Michael Blake’s Border Controls

| September 2015
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According to the rules that Michael Blake applies to global justice in Justice and Foreign Policy, the demands of a crucial kind of economic justice bind only fellow-citizens, injustice in non-democracies should be reduced by proportionate interventions, but unjust liberal democracies should be treated with principled respect. I will argue that these border controls for global justice are too rigid. They misinterpret the commitment to the moral equality of all humans everywhere, which is supposed to be their ultimate foundation.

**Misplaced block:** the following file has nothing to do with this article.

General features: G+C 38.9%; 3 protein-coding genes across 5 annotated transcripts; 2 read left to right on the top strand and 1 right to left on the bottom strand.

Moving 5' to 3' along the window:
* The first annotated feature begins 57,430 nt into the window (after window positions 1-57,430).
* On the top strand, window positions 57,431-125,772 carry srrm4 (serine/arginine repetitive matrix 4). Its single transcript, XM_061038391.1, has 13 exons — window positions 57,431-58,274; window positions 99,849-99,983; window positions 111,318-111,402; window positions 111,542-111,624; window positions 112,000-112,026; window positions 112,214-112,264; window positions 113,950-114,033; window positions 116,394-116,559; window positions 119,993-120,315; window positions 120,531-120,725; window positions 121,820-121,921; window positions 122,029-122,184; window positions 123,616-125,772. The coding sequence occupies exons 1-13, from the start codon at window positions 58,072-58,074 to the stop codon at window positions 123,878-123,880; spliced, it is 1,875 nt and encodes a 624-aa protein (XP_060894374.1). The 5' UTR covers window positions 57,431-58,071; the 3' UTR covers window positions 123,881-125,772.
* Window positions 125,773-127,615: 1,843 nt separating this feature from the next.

The general view that economic justice makes substantially, systematically different demands among fellow-citizens than among people in the world at large is very widely held. Among other considerations, this view is based on the relative ease with which fellow-citizens can convey their needs to one another and arrive at effective agreement; loyalty due to the reciprocal help in achieving prosperity by political means, which largely occurs among fellow-citizens; and democratic citizenries’ special responsibility to cope with the impact of their own prior choices on their prosperity.

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Category: Book Symposium: Justice and Foreign Policy, Issue 29.3

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